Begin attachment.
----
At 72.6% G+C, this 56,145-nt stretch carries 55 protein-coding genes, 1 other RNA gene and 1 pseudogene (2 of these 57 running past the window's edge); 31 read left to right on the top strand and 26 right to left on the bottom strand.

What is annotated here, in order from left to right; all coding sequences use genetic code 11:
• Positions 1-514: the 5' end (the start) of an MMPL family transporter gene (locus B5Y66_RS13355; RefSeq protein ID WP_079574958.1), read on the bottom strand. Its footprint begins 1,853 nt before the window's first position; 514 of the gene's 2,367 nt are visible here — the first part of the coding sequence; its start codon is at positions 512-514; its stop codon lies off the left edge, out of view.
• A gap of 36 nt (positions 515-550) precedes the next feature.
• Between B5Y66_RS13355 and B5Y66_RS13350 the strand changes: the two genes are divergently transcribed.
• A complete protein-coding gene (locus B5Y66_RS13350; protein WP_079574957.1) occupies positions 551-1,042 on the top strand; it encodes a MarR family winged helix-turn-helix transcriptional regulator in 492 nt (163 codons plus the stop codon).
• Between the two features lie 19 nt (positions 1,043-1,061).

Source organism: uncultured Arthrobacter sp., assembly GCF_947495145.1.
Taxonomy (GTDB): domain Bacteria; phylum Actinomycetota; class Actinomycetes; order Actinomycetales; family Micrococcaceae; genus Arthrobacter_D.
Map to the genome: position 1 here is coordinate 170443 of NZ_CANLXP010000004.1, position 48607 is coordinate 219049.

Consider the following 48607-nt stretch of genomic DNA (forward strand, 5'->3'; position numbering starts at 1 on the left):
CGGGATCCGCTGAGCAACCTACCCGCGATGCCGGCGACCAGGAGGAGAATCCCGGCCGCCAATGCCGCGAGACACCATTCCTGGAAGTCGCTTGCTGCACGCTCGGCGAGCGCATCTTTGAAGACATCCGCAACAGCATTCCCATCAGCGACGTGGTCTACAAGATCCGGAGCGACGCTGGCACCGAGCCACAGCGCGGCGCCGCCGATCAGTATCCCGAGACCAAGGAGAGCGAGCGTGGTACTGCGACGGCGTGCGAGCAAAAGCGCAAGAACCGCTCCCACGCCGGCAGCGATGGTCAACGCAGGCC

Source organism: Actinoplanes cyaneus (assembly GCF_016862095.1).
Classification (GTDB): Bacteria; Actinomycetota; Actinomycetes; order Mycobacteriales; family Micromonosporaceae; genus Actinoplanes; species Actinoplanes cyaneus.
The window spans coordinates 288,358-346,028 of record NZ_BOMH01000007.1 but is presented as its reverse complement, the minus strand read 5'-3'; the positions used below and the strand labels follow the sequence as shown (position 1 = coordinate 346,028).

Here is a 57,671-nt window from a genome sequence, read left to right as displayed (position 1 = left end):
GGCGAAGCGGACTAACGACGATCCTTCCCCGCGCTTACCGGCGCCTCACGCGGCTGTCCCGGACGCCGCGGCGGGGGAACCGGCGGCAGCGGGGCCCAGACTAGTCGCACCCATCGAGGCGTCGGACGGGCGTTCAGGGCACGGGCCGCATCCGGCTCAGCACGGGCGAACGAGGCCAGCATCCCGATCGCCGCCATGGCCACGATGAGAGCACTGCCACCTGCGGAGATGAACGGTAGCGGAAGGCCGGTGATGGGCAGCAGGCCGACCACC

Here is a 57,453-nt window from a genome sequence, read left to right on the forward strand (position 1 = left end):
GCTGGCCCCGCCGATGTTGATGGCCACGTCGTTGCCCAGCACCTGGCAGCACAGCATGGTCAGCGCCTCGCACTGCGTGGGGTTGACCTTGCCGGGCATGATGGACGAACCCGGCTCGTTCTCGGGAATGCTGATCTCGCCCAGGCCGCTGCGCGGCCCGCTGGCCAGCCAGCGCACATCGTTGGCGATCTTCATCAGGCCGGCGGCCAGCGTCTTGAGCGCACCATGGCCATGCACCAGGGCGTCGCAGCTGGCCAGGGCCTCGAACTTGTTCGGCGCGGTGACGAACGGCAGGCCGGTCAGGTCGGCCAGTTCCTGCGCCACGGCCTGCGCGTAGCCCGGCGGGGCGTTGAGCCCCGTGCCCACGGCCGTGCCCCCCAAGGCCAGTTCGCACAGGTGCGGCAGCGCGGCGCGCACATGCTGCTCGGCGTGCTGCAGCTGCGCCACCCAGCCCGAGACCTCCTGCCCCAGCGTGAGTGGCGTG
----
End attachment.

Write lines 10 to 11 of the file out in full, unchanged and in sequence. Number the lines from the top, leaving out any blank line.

Map to the genome: position 1 here is coordinate 170443 of NZ_CANLXP010000004.1, position 48607 is coordinate 219049.

Consider the following 48607-nt stretch of genomic DNA (forward strand, 5'->3'; position numbering starts at 1 on the left):